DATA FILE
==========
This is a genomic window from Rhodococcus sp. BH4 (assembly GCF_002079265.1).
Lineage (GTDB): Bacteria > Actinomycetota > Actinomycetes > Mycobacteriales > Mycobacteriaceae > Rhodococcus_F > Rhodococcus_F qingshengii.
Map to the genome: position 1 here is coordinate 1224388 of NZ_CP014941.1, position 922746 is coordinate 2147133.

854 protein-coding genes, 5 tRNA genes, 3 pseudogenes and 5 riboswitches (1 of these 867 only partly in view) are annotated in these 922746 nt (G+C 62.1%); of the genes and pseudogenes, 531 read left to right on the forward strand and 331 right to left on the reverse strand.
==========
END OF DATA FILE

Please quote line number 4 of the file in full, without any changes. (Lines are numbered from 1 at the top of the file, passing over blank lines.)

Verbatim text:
854 protein-coding genes, 5 tRNA genes, 3 pseudogenes and 5 riboswitches (1 of these 867 only partly in view) are annotated in these 922746 nt (G+C 62.1%); of the genes and pseudogenes, 531 read left to right on the forward strand and 331 right to left on the reverse strand.